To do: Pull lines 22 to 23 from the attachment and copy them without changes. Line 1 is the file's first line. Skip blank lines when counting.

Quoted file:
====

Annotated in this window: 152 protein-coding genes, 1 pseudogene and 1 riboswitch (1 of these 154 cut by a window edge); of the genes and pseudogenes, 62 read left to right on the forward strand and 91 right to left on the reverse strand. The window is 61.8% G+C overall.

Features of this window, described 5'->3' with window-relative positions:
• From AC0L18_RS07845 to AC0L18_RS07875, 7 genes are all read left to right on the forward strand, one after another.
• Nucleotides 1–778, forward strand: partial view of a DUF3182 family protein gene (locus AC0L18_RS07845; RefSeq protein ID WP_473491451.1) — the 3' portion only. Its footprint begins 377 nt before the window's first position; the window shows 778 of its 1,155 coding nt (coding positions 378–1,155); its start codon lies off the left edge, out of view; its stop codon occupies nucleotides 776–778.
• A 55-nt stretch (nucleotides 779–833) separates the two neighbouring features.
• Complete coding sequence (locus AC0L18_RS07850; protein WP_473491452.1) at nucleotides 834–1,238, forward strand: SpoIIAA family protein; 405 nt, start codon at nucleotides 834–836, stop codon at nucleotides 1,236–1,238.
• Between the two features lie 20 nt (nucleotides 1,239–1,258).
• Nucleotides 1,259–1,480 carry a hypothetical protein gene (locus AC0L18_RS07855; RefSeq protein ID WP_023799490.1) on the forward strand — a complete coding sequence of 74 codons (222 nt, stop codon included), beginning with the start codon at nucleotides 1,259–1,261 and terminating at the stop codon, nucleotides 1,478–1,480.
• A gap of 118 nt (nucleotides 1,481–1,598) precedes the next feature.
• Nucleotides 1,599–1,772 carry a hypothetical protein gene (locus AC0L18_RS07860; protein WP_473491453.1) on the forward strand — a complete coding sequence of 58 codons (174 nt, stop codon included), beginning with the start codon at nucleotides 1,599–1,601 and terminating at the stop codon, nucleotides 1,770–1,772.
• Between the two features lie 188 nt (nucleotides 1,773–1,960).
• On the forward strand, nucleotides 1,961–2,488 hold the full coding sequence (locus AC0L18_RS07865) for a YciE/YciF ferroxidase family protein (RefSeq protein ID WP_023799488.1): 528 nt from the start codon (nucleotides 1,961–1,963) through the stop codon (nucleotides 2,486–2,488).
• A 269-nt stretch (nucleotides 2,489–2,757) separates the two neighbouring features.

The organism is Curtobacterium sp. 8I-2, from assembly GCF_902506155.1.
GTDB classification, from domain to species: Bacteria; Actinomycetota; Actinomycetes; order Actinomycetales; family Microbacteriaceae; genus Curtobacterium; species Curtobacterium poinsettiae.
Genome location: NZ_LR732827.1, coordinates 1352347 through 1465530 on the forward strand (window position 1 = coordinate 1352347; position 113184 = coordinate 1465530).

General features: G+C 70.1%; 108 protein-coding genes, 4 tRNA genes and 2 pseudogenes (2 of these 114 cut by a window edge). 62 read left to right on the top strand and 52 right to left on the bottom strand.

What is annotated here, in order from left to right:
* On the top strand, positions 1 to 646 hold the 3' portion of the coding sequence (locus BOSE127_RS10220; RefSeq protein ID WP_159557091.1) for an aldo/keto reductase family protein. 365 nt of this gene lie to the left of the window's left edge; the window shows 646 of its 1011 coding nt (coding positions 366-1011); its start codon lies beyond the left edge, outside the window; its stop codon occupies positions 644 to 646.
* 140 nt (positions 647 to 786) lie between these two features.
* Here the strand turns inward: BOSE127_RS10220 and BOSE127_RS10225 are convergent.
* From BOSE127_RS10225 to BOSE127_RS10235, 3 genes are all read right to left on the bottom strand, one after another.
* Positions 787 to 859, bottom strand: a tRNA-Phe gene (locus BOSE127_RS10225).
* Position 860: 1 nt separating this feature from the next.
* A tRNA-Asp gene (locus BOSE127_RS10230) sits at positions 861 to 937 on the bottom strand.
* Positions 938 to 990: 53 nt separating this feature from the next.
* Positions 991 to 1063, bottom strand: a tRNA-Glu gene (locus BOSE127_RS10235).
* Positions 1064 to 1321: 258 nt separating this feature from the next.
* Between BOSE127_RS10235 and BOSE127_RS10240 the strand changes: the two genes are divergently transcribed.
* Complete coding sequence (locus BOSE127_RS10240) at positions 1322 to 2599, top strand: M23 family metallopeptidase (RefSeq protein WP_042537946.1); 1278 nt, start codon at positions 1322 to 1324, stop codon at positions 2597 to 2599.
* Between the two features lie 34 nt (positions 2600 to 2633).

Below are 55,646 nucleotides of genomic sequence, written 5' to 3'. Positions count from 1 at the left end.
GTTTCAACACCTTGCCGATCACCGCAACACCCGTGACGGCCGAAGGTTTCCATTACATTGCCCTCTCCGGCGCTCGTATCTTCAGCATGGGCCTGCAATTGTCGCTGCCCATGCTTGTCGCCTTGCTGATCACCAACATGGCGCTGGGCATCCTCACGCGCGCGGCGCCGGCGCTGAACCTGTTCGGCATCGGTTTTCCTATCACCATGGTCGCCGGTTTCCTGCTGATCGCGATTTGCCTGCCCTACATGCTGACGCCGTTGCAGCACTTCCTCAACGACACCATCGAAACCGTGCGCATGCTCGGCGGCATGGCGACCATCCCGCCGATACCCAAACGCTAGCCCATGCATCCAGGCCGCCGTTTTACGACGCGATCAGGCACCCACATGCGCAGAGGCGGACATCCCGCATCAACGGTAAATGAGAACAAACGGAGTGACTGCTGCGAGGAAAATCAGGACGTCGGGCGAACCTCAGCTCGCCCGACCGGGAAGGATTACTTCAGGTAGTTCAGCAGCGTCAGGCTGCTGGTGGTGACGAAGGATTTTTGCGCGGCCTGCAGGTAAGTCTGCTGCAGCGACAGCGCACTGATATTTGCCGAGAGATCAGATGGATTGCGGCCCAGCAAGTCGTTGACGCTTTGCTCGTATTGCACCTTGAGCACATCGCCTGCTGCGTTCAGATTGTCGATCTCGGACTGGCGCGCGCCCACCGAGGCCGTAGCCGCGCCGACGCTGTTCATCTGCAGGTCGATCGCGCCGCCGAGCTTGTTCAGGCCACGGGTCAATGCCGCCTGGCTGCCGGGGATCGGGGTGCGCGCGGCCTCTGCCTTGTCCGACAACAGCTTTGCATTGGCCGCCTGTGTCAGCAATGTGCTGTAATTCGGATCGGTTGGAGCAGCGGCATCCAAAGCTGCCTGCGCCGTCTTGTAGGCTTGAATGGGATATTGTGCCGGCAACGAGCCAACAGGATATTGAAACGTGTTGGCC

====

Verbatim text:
* From BOSE127_RS10225 to BOSE127_RS10235, 3 genes are all read right to left on the bottom strand, one after another.
* Positions 787 to 859, bottom strand: a tRNA-Phe gene (locus BOSE127_RS10225).